At the same time, a similar testimony may be elicited from the Psalms which confessedly belong to the times of David and Solomon. Thus, the eighth Psalm is an echo in the very words of Genesis 1. Ps. 29:10, "The LORD sat at the deluge (Mabbul), and sitteth a king for ever," is an unmistakable reference to the narrative of Genesis. The word Mabbul, deluge, is used only in these two places of the Bible. Ps. 11:6, "Upon the wicked he raineth snares (coals), fire, and brimstone," is an obvious reference to the history and language of Gen. 19; Ps. 110:4, "Thou art a priest for ever after the order of Melchisedec," to Gen. 14. Melchisedec is nowhere else mentioned in the Old Testament. The epithets of God in the Psalms also show knowledge of the Pentateuch. Thus in Ps. 132:1, "The mighty one of Jacob," occurs only in the Pentateuch (Gen. 49:24) before the time of David. "The God of Jacob," Ps. 20:1, and "The God of Israel," refer to the history of Jacob, and the change of his name. The sixty-eighth Psalm describes the majesty of God by a reference to the wonders of Egypt, the wilderness, and the giving of the Law at Sinai; and begins with the very words of Num. 10:35. Ps. 132:8, 9 contains references to the ark, the holy garments of the priests (Ex. 40:13), and the joyful shout of the people (Lev. 9:24). Verse 12 refers to the covenant and the testimony, that is, the law. Ps. I. refers to "the statutes" as well as to the covenant by sacrifice. To enter into a discussion as to the authorship of other Psalms, which testify still more strongly as to the existence of the Book of the Law, is not possible here, nor is it necessary. Enough has been said to show, that in the days of David, Samuel, and Eli, the Pentateuch was known; and if so, it must have existed in the days of the Judges, and of its existence there are plain traces in the

Books of Ruth and Judges.

The nature of these documents forbids us to expect a detailed narrative of the progress of religion, or of rites and observance of public worship. The book of Ruth is a family record, a sketch from private life. The book of Judges is a collection of memoirs of the remarkable persons, whom the LORD raised up to defend or to deliver the invaded provinces of Israel, not even an outline of the history of the whole nation. Allusion therefore to priests or religious laws or even to those parts of the land not similarly exposed, must be few and incidental. Those that do occur are the more satisfactory and convincing.

The first thing to be observed with regard to these books is that the fundamental principle of the Pentateuch, the dependence of blessing or cursing on obedience or disobedience, is the hinge on which every particular history turns. This is the binding principle that holds all these separate narratives together. The prosperity of a poor Moabitish widow and the success of armies are made to depend upon the fear of the true God and, the practice of the true religion. National calamity is the consequence of disobedience. God is the God of Israel, and rewards or punishes: the LORD who revealed himself on Sinai, as Deborah tells us in that wonderful song which Ewald and others admit to be the genuine work of the prophetess. (Judges 5:4.)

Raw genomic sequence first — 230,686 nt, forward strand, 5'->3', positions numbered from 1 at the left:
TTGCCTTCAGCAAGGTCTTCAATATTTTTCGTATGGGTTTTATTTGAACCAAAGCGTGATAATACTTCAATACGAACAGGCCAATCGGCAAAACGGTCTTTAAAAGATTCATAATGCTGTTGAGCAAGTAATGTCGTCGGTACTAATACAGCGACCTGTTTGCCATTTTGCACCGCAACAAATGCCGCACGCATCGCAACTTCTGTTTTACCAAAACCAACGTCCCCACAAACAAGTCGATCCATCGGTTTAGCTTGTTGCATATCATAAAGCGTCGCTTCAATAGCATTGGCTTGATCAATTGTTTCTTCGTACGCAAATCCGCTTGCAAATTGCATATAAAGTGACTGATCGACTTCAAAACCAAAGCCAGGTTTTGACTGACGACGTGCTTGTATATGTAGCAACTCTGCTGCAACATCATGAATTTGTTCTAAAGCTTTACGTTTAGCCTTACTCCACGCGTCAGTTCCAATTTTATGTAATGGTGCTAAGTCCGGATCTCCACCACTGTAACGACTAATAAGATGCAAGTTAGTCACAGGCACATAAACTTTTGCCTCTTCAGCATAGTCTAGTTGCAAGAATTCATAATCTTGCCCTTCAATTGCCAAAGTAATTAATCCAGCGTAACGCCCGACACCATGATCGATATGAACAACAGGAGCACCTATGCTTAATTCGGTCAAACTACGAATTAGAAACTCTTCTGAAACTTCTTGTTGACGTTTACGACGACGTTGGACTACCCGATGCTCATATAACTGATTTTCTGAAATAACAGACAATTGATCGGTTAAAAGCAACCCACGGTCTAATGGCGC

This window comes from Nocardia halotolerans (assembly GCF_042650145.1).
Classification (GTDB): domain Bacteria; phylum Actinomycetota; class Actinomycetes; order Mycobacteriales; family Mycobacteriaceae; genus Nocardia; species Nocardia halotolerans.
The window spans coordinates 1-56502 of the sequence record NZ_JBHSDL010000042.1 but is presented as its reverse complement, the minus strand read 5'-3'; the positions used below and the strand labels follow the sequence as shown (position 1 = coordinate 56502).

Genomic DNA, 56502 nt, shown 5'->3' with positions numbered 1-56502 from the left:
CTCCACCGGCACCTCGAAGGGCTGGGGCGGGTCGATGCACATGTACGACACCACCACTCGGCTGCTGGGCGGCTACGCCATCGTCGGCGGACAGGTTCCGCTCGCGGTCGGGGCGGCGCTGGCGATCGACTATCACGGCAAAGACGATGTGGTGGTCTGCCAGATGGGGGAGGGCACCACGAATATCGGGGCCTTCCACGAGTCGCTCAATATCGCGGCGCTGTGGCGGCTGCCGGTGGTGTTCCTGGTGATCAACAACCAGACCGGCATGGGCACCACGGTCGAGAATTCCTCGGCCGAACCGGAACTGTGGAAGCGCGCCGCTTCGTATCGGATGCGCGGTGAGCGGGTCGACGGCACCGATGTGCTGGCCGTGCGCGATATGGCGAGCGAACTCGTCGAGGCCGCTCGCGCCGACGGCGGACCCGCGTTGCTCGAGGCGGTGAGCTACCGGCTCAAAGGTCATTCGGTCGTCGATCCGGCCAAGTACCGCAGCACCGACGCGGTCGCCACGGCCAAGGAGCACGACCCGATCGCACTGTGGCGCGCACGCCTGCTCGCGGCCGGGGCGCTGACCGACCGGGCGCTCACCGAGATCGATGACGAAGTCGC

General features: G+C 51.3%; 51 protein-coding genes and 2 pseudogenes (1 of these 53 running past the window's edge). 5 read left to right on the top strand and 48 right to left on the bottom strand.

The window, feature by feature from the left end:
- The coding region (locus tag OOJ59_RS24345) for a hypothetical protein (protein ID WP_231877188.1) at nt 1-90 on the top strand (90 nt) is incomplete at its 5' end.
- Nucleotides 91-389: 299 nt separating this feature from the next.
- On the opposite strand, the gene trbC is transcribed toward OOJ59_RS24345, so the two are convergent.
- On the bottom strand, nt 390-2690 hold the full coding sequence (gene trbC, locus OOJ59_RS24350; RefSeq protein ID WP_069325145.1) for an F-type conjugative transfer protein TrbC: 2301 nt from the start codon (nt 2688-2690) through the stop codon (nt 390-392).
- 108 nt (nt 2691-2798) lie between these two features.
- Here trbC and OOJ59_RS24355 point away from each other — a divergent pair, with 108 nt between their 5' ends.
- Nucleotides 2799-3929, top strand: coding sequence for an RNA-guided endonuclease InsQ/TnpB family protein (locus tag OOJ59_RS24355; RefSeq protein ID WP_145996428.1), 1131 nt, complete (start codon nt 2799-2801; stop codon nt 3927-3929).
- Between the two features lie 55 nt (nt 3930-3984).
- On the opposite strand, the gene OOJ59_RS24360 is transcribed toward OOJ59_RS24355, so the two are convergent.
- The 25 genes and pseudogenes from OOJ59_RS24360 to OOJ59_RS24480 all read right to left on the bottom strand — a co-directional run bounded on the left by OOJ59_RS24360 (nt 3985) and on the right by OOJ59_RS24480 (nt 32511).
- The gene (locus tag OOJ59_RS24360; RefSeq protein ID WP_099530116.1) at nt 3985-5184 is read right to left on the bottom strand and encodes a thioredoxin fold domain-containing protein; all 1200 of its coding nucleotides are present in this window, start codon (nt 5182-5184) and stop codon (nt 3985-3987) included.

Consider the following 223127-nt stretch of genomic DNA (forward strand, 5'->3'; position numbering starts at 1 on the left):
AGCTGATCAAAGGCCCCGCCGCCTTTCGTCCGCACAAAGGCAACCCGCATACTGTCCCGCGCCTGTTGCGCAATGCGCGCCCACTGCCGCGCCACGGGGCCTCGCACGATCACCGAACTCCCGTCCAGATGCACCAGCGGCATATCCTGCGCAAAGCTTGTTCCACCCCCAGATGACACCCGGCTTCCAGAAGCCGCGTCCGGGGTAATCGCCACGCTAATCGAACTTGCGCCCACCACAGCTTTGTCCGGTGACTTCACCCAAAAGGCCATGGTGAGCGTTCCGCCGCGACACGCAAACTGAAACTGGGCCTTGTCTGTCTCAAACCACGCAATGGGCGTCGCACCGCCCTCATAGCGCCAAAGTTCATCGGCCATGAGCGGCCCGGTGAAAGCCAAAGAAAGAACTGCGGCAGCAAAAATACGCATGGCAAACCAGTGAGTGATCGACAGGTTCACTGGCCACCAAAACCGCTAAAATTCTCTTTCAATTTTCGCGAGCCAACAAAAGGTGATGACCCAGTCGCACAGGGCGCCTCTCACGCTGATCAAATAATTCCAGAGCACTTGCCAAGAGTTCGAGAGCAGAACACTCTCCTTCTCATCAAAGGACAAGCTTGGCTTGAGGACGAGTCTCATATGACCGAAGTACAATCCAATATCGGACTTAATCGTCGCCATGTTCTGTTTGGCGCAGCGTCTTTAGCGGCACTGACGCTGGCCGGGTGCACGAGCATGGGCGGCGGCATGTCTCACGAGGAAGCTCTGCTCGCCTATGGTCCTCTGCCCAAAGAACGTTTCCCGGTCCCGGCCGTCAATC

In the next place, we find such a state of things as would naturally have arisen from the knowledge of the Pentateuch. There was a congregation, also a tabernacle of the congregation, here called the house of God, as in Samuel, Judges 20:18; and an ark of the covenant of God, ver. 27; and the practice of inquiring of the LORD, vers. 18 and 28, and a priest to make the inquiry, ver. 28; and Levites consecrated to the service of God, Judges 17:13, Judges 19:1; and an ephod, Judges 17:4 (Heb.) and burnt offerings and peace-offerings, Judges 20:26, and Nazarites, Judges 13:5, 7, and a yearly feast, Judges 21:19, where the words refer to the passover; and the duty of marrying a brother's widow, and the punishment of him who refused, Ruth 4; and the obligation to redeem, 4:3-5; and the prohibition to marry the heathen (Judges 14:3); and to eat that which is unclean, which caused Samson to conceal from his father and mother whence he got the honey, Judges 14:9; and the belief in the inalienability of that which was solemnly devoted to the Lord (Judges 11:35), and the duty of overthrowing idol-altars, (Judges 6:28). Now all these things mentioned in the language of the Pentateuch testify to its existence in the days of Judges, and bring us back to the time of Phinehas the son of Eleazar, who was himself an eyewitness of the giving of the Law, and the LORD'S dealings in the wilderness.*

{*Concerning these latter chapters Bleek says — "The liveliness of the representation and unmistakable accuracy of the narratives show that they are based upon trustworthy tradition, and make it probable that they were committed to writing at no very late period."}